David Cameron will on Monday put the finishing touches to his cabinet and address his 330 newly elected Conservative MPs, vowing to “renew a sense of fairness in our society”.
Mr Cameron has shown remarkable loyalty to senior ministers who served in his first administration, most of whom keep their jobs in his new all-Conservative cabinet.
The prime minister announced on Sunday night that Iain Duncan Smith would keep his job as work and pensions secretary, with a remit to see through £12bn of welfare cuts and implement the troubled plan for a single universal credit.
George Osborne remains as chancellor, Theresa May stays as home secretary and Philip Hammond will continue as foreign secretary but there are likely to be more sweeping changes on Monday.
Highly rated ministers including Sajid Javid, culture secretary, Matthew Hancock, business minister, Jo Johnson, cabinet office minister, and David Gauke, Treasury minister, are all tipped for promotion.
With more than two dozen coalition ministerial posts vacated by Liberal Democrats — whose shrunken parliamentary party has returned to the opposition benches — Mr Cameron has more room for manoeuvre.
He is likely to promote eurosceptic MPs in an attempt to maintain party discipline, as he embarks on an EU renegotiation whose outcome is unlikely to satisfy all members of his party.
Mr Cameron will tell his newly assembled MPs at Westminster: “The next five years will be all about renewal.”
He will promise to invest in infrastructure, bolster the north, transfer more powers to Scotland “while recognising we are stronger together as the United Kingdom” and settle Britain’s relationship with the EU.
In perhaps the most intriguing cabinet appointment so far, Michael Gove will become justice secretary and lord chancellor. He will face a battle with lawyers over more cuts to legal aid within days of taking over the job.
Mr Gove returned to frontline politics over the weekend after being promoted from Conservative chief whip to the justice portfolio, where he will take charge of scrapping human rights legislation and reforming prisons.
But it is the government’s attempts to change legal aid that could present his first major challenge, with some in the legal profession talking about the possibility of strikes.
Tony Cross QC, chairman of the Criminal Bar Association, said on Sunday: “The criminal justice system has already shouldered severe cost cuts as part of the wide austerity drive.”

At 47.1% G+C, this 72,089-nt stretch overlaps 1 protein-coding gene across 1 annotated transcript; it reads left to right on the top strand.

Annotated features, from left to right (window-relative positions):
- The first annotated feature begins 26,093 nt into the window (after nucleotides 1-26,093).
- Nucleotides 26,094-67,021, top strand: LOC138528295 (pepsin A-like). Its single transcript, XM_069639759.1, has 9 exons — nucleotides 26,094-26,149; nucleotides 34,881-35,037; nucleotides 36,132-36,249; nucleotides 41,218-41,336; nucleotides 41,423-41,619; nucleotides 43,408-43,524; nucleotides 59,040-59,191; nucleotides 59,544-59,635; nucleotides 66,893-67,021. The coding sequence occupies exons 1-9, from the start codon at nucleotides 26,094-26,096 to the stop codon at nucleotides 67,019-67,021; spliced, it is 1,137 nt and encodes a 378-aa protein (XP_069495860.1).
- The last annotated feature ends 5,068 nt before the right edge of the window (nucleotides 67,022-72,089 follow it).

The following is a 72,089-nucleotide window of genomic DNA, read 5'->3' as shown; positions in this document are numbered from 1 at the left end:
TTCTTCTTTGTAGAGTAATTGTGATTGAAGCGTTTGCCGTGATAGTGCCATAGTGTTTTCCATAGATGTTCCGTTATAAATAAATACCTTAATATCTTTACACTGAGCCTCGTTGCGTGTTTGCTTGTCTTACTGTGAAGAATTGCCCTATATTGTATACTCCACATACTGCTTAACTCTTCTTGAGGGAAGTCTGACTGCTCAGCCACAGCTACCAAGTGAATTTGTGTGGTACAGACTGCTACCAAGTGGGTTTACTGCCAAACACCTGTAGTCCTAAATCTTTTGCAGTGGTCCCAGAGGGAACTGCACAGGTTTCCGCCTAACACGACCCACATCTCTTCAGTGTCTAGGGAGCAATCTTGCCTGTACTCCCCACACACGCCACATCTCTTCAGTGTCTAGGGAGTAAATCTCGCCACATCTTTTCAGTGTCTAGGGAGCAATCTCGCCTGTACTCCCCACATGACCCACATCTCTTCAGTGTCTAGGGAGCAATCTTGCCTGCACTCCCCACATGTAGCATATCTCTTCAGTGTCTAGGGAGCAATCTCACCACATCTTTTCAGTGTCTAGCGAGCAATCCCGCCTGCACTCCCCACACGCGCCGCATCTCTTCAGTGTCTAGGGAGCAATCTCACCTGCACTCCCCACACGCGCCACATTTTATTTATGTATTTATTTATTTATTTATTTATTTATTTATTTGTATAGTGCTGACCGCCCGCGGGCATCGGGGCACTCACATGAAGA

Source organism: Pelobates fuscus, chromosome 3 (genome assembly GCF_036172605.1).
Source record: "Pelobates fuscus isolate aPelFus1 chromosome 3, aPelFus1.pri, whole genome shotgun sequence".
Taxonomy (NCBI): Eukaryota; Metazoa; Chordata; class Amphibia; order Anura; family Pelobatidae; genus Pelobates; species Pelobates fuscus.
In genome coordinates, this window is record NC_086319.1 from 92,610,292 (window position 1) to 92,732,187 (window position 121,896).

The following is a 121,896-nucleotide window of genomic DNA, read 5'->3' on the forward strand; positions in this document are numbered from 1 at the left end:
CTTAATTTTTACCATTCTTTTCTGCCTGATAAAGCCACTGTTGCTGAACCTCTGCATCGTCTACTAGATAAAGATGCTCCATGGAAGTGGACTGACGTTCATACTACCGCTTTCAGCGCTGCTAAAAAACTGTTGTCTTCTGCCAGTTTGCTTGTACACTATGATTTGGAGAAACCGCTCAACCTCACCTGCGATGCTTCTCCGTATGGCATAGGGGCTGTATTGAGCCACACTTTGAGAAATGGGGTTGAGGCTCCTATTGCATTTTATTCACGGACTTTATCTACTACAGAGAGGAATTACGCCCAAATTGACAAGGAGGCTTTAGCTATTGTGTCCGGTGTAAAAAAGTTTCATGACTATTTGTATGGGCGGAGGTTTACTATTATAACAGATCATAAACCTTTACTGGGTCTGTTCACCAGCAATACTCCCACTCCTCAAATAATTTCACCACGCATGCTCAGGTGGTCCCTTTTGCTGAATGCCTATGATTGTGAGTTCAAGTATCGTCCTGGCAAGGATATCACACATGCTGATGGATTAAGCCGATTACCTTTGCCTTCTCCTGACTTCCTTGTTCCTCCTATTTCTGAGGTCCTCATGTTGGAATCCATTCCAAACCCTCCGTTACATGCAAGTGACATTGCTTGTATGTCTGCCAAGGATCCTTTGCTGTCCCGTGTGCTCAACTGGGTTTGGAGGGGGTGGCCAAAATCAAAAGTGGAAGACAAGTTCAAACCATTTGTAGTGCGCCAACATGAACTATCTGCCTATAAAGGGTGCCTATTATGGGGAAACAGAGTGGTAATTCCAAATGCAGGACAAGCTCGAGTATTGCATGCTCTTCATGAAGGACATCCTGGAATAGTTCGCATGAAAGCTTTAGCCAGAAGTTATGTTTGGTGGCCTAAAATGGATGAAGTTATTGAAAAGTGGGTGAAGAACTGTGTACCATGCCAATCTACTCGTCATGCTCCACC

He added: “Targeted savings to the nation’s annual legal aid bill have already been achieved four years ahead of government-set timelines, with the legal aid spend down to £1.5bn last year, a target set for 2018-19 and a fall from the £2.2bn spend in 2010.
“There is no fat, no meat even as the criminal justice system is down to the bone.”
The government set out plans in the last parliament to reduce by two-thirds the number of contracts that are awarded for legal aid work, something lawyers say will lead to an increase in miscarriages of justice.
And one person close to the Criminal Bar Association said the profession could repeat a day-long strike it held last year in an attempt to force the government to back down.
Lawyers are also likely to oppose government attempts to repeal the Human Rights Act and replace it instead with a British bill of rights.
But one ally of Mr Gove said he would take a hard line on any such attempts to change the government’s mind on doing so. The person said: “Some parts of the legal profession have already objected to the human rights proposals. [Mr Gove] will listen to what people have to say but it is very clear what we want to do and we have a mandate to do it.”
The ally also suggested Mr Gove was likely to try to launch another attempt to reform prisons, something his predecessor, Ken Clarke, tried to do in the face of opposition from his own party.
Mr Gove’s precise proposals are unclear but his ally said: “We need to look at how we can deliver this vital public service better.”
Chris Grayling, the man Mr Gove replaced in the justice department, will take on the task of trying to push through Tory proposals to remove voting rights from Scottish MPs.
The Conservatives promised to introduce a new voting stage in the Commons for English and Welsh MPs to give their verdict on legislation that does not affect Scotland.
This will have to be done quickly — the party promised that it would be in place in time for the Budget next spring, at which point Scottish MPs will be denied a deciding vote on any changes to income tax.
Mark Harper, who stood down as immigration minister during the last parliament after being told his cleaner did not have permission to work in the UK, is to become Conservative chief whip.
He will have to keep his party together while Mr Cameron tries to govern with a majority of just 12 MPs. That task is likely to become difficult as the Conservatives get closer to an EU referendum, which threatens to split the party in the same way as Europe did in the 1990s.
David Davis, one of the party’s leading eurosceptics who made life so difficult for Sir John Major when he was prime minister, suggested however that the party would unite behind Mr Cameron over the next two years.
Mr Davis told the BBC’s Andrew Marr: “I don’t think we will repeat the Major years for three reasons. One, we’ve done it before, we know what it feels like; two, people have got the option of talking to [Mr Cameron] more; and three, if they don’t like the outcome, they can campaign against it.”
Nicky Morgan, who replaced Mr Gove as education secretary after he was sacked last year, will continue in her role as the Tory party looks to salvage its reputation among teachers.
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